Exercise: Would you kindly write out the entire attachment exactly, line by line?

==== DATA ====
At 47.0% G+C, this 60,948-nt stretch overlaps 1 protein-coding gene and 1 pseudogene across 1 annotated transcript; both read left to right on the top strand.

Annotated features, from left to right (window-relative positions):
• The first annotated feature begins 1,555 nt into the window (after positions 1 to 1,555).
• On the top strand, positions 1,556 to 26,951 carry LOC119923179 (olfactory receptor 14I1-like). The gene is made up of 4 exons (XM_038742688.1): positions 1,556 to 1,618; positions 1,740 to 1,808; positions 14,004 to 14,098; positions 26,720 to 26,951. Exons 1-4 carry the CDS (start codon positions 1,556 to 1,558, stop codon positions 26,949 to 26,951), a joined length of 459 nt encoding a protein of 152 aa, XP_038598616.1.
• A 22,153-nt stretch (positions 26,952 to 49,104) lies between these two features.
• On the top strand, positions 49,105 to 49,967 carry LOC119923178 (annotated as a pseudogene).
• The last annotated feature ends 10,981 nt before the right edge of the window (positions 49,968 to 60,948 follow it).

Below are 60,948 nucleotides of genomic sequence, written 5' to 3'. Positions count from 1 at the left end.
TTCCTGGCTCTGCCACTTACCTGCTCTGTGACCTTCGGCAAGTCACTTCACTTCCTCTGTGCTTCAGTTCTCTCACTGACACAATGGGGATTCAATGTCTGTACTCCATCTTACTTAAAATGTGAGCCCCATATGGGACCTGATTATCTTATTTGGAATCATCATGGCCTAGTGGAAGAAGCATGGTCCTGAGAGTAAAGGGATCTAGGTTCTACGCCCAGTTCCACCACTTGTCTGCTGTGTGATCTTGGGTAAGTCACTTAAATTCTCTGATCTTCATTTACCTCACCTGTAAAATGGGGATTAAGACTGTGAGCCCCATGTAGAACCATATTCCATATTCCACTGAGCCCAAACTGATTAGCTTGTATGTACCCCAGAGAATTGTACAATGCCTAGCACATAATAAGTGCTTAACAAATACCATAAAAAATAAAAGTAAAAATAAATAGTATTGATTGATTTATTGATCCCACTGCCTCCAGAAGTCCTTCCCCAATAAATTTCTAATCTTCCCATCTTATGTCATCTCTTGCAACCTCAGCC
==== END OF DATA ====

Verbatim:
At 47.0% G+C, this 60,948-nt stretch overlaps 1 protein-coding gene and 1 pseudogene across 1 annotated transcript; both read left to right on the top strand.

Annotated features, from left to right (window-relative positions):
• The first annotated feature begins 1,555 nt into the window (after positions 1 to 1,555).
• On the top strand, positions 1,556 to 26,951 carry LOC119923179 (olfactory receptor 14I1-like). The gene is made up of 4 exons (XM_038742688.1): positions 1,556 to 1,618; positions 1,740 to 1,808; positions 14,004 to 14,098; positions 26,720 to 26,951. Exons 1-4 carry the CDS (start codon positions 1,556 to 1,558, stop codon positions 26,949 to 26,951), a joined length of 459 nt encoding a protein of 152 aa, XP_038598616.1.
• A 22,153-nt stretch (positions 26,952 to 49,104) lies between these two features.
• On the top strand, positions 49,105 to 49,967 carry LOC119923178 (annotated as a pseudogene).
• The last annotated feature ends 10,981 nt before the right edge of the window (positions 49,968 to 60,948 follow it).

Below are 60,948 nucleotides of genomic sequence, written 5' to 3'. Positions count from 1 at the left end.
TTCCTGGCTCTGCCACTTACCTGCTCTGTGACCTTCGGCAAGTCACTTCACTTCCTCTGTGCTTCAGTTCTCTCACTGACACAATGGGGATTCAATGTCTGTACTCCATCTTACTTAAAATGTGAGCCCCATATGGGACCTGATTATCTTATTTGGAATCATCATGGCCTAGTGGAAGAAGCATGGTCCTGAGAGTAAAGGGATCTAGGTTCTACGCCCAGTTCCACCACTTGTCTGCTGTGTGATCTTGGGTAAGTCACTTAAATTCTCTGATCTTCATTTACCTCACCTGTAAAATGGGGATTAAGACTGTGAGCCCCATGTAGAACCATATTCCATATTCCACTGAGCCCAAACTGATTAGCTTGTATGTACCCCAGAGAATTGTACAATGCCTAGCACATAATAAGTGCTTAACAAATACCATAAAAAATAAAAGTAAAAATAAATAGTATTGATTGATTTATTGATCCCACTGCCTCCAGAAGTCCTTCCCCAATAAATTTCTAATCTTCCCATCTTATGTCATCTCTTGCAACCTCAGCC